Hackett Mill​​ is pleased to present a special solo exhibition of the seminal Bay Area artist, ​Jess​​. The paintings, drawings, collages and assemblages on view will be accompanied by ephemera documenting the relationship between Jess, his partner (the poet Robert Duncan), and their life-long family friends, whose collection forms this show. The work has remained with the family and will be on view for the first time outside their home in Berkeley, CA. ​The exhibition spans multiple decades of artistic production from the late 1940s to 1990. ​Jess: A Family Collection ​highlights the idiosyncratic and diverse nature of Jess’s artistic practice. The exhibition is accompanied by a catalogue that includes a conversation between Stephen Burton, who grew up in his family’s home surrounded by the artwork, and the writer/poet and Professor Emeritus of American Literature at UC San Diego, Michael Davidson.

Jess, (b. Burgess Collins 1923), began his academic studies in chemistry at Caltech in the 1940s. After being drafted to work on the Manhattan Project and subsequently haunted by the mass destruction from nuclear technology, Jess chose to abandon science for art. This decision would create a permanent rift between him and his family, underscored by their inability to accept that he was gay. The scientific inclination of experimentation, along with an impending doom and preoccupation with apocalyptic destruction followed Jess throughout his life and filtered into his artistic practice.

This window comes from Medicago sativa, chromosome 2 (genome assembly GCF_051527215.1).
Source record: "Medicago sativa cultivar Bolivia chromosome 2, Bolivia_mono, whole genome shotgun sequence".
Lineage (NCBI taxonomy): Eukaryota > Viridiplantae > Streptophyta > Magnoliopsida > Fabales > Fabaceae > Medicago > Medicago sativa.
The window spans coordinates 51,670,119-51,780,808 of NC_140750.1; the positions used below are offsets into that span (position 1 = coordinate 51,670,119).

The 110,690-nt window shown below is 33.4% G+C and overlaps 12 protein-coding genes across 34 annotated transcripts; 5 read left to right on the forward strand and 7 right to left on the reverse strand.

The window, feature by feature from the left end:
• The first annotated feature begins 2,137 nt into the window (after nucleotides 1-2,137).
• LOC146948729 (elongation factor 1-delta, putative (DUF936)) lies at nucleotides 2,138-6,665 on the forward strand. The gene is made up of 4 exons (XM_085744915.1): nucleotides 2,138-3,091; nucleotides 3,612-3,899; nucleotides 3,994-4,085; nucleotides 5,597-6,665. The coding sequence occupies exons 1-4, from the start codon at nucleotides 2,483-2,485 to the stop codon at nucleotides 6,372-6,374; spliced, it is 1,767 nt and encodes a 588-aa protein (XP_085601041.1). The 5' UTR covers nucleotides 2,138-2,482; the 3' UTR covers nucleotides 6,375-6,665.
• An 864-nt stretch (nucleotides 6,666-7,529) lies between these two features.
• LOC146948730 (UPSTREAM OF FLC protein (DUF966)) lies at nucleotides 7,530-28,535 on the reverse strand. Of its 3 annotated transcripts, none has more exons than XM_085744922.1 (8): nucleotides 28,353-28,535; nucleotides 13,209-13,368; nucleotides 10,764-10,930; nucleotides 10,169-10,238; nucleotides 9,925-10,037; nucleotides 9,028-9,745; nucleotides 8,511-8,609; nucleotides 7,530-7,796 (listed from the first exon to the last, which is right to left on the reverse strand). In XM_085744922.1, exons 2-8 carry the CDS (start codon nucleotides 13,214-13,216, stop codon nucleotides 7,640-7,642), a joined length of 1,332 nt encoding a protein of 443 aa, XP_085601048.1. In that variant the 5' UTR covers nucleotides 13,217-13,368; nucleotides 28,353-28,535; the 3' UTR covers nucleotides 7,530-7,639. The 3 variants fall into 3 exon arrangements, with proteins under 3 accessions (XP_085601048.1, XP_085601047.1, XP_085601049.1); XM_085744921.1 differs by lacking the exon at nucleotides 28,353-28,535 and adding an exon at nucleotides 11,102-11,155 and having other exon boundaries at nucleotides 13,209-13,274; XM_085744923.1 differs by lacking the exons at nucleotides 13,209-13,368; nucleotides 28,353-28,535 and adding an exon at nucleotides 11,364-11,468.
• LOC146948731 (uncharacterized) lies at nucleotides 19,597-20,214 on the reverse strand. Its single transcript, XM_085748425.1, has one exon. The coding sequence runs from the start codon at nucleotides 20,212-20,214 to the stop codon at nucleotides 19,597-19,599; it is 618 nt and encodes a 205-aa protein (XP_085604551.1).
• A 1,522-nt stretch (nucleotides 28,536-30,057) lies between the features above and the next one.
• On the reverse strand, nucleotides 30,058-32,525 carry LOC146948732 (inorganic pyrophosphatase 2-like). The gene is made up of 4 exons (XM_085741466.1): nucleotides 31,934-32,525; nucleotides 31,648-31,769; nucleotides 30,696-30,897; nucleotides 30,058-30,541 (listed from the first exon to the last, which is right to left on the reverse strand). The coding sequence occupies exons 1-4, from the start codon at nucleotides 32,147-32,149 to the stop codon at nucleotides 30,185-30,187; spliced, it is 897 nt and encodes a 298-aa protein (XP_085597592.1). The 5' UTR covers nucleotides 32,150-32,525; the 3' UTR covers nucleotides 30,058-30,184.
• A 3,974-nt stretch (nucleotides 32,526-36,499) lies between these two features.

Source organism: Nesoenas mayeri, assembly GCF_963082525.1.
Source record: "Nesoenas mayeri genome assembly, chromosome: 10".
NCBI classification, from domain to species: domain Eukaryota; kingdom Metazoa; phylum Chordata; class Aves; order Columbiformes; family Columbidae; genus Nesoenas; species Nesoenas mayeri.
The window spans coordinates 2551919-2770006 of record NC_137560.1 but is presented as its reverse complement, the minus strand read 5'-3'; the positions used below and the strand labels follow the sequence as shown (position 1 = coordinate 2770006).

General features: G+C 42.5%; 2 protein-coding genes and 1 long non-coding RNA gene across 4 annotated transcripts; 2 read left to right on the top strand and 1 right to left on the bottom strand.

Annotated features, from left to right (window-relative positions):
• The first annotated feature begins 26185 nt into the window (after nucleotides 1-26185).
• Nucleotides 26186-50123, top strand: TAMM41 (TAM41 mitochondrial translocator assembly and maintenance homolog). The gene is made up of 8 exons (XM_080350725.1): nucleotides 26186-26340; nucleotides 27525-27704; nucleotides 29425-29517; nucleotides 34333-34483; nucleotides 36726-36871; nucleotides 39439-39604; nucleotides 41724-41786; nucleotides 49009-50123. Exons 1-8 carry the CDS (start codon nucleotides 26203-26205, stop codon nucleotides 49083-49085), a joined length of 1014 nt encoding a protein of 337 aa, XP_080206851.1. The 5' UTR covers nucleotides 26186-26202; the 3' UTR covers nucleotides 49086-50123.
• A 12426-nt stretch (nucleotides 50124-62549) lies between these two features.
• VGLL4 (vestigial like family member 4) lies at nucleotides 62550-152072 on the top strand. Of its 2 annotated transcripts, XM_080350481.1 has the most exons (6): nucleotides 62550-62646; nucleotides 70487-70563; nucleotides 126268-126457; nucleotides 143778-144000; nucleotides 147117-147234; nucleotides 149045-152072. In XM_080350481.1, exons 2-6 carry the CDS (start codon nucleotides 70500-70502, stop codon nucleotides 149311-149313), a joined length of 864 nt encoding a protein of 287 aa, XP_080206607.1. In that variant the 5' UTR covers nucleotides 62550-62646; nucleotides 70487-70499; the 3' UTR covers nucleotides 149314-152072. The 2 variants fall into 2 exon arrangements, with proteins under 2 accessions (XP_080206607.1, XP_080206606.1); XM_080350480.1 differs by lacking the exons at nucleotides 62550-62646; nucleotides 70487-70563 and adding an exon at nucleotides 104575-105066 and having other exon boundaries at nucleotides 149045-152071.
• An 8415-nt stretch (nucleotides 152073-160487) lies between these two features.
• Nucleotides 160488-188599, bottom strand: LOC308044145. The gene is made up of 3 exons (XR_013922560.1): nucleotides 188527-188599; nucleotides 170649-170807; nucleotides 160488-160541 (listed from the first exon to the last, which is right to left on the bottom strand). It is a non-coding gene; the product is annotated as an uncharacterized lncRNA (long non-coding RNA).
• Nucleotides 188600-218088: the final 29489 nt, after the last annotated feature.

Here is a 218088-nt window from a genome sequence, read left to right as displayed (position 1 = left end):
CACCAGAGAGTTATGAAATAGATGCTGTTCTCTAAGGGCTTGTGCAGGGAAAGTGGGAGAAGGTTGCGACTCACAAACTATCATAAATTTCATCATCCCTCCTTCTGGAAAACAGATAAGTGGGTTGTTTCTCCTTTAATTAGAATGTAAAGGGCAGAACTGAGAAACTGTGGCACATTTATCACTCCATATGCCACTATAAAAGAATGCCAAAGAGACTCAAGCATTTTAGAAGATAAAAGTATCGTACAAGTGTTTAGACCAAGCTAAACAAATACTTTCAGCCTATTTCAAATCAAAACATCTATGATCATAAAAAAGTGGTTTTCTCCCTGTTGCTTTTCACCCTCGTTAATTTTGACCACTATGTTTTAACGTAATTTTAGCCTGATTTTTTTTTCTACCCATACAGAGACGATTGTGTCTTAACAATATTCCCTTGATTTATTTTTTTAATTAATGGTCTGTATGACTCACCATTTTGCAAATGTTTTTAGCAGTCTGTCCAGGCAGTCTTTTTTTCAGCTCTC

Though Jess was not associated with any specific Bay Area schools, groups, or styles, he maintained important lifelong relationships with artists, poets and thinkers and collectors including Pauline Kael, the Burtons, and Jess’s partner, the well-known poet Robert Duncan. This circle of relationships was very influential to his work, particularly in his preoccupation with narrative and mythology, where Jess’s figurative paintings often provide an interdisciplinary engagement with works of literature from Frank L. Baum to Miguel de Cevantes.

While Jess’s work was dominated by a fascination with mythology, fantasy and fantastical ​narrative, it is also noteworthy for its pure experimentation. ​Jess: A Family Collection ​will highlight the range of this avant-garde artist as seen through the lens of a single patron. The exhibition reestablishes Jess as a singular artist of his time and provides insight into themagnetic variety of his life’s work.

Intro

Jess
Land of the Mangaboos
26 x 40.75 inches
oil on burlap
1955

Press Release